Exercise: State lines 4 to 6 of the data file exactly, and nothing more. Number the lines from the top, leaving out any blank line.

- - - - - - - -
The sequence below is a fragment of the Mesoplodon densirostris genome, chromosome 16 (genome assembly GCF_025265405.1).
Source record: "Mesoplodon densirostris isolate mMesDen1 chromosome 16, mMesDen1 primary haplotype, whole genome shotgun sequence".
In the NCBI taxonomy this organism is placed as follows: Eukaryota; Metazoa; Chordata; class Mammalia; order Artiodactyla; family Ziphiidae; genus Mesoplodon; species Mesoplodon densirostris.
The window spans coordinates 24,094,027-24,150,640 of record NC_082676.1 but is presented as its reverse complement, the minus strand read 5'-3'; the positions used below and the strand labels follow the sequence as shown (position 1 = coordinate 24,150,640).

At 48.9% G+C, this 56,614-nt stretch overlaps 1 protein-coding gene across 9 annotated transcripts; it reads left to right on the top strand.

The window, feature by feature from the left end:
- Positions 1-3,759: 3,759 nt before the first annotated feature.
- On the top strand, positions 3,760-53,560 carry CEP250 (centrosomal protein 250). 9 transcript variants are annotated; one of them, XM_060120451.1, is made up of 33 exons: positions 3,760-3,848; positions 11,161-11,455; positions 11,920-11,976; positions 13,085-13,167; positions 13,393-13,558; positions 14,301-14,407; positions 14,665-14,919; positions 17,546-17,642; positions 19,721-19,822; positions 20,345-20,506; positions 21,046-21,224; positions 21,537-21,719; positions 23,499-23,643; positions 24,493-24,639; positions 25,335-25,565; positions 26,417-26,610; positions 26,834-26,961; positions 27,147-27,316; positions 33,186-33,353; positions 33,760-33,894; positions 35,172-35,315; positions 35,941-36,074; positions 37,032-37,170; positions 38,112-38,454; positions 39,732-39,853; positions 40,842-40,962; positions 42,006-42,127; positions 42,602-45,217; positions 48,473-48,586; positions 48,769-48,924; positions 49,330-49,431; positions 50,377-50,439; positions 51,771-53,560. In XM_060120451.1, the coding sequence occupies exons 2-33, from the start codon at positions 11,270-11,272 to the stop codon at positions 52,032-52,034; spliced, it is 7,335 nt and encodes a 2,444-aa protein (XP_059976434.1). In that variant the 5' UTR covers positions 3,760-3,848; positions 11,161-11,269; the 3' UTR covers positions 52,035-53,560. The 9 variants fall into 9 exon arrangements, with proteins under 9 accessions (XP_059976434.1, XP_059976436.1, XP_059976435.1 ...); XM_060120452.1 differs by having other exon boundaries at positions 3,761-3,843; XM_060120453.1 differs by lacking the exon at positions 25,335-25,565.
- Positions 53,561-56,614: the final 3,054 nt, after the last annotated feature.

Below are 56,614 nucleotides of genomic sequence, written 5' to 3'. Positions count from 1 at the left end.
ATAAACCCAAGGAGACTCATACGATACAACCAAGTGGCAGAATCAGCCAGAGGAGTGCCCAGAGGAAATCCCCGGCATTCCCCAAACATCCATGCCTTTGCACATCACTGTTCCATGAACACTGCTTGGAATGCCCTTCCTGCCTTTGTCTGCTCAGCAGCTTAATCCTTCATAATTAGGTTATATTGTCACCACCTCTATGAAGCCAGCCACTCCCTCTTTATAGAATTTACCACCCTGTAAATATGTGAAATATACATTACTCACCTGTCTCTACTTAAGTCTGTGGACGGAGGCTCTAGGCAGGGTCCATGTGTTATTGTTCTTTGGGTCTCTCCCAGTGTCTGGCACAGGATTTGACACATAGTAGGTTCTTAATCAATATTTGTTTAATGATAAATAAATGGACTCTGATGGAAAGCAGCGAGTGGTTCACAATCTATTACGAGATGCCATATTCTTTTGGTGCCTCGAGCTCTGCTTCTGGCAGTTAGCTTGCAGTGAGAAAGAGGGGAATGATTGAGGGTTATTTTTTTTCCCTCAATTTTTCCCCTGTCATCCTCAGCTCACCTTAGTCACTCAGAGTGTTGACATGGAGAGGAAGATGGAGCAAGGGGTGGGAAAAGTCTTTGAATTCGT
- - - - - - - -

The window spans coordinates 24,094,027-24,150,640 of record NC_082676.1 but is presented as its reverse complement, the minus strand read 5'-3'; the positions used below and the strand labels follow the sequence as shown (position 1 = coordinate 24,150,640).

At 48.9% G+C, this 56,614-nt stretch overlaps 1 protein-coding gene across 9 annotated transcripts; it reads left to right on the top strand.

The window, feature by feature from the left end: